I was recently reading an historical novel. In it, a commoner performed an uncommon act of intelligence and bravery. As a reward for this selfless act, the Grand Panjandrum – or Grand Poobah – they both indicate a pretentious or self-important official, like a High Muckedy-Muck, bestowed upon him the reward of a
Because I was reading a dead-tree book, I couldn’t just tap the Kindle screen to find out what a carucate was. I had to play Twenty Questions until I got upstairs to the computer. Was it a gem – a jewel, like the Blue Carbuncle in the Sherlock Holmes novel? Was it a lavish dinner in his honor? Was it a warm, if not willing, bed-companion? Was it a mani-pedi down at Omar’s Tent and Sail Shop, and Spa? Don’t ask – don’t tell. 😉
It turns out that it’s another archaic measurement quantity, equal to 40 acres of land, or a quarter-section – one quarter of a square mile. It was the amount of land that a team of oxen could plow, and the amount of tilled land that it took to produce enough food for a farm family.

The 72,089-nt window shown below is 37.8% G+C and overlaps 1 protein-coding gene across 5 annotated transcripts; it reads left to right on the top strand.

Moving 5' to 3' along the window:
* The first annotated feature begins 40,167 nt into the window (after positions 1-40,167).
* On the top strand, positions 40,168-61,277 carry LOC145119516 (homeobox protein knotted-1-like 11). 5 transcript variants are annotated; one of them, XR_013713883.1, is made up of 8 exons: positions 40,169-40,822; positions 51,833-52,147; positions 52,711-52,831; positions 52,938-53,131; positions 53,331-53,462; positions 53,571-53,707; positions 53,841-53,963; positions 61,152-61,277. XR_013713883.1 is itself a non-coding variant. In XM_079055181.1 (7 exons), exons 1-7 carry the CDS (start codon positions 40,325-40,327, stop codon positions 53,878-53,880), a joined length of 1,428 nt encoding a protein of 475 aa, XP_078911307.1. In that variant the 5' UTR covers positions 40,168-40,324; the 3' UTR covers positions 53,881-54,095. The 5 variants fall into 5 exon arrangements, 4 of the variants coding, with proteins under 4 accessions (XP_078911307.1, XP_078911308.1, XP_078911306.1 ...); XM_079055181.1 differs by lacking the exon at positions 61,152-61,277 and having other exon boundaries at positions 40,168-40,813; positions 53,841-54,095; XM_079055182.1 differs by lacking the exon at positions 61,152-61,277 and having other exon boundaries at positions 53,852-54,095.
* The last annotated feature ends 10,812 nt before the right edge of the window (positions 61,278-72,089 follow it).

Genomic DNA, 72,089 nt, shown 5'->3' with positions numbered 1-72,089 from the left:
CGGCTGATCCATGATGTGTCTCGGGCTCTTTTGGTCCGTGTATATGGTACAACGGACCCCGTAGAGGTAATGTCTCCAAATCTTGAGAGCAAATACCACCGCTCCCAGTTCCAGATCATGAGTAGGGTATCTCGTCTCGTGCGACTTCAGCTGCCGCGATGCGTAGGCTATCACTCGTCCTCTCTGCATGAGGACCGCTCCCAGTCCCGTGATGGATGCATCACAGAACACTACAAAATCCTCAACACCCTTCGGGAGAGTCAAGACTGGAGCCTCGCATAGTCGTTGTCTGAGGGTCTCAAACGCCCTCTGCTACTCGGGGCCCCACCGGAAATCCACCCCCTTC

While the measurement is described as square, especially those with water frontage, were a mile long, and a quarter-mile wide, farming spaghetti, or rhubarb. It was hard to turn an ox-team and unwieldy plow around. It was easier to let the team catch their breath, and just start another furrow in a straight line, for eight furlongs, and this gave more tenants shipping/travel access . Quebec’s Eastern Townships, in Canada are like this, only larger, all fronting on the St. Lawrence River, and looking like a bowling alley on a map.
Was it possible that this Grand Vizier – Why do all these $3 potentates describe their titles as Grand??! – wanted this potter…. or leather-worker…. to leave the city, and become just another subsistence farmer?? He could sell it, or lease it to a share-cropper. At least he took his dictionary along, and I learned a new old word. 😀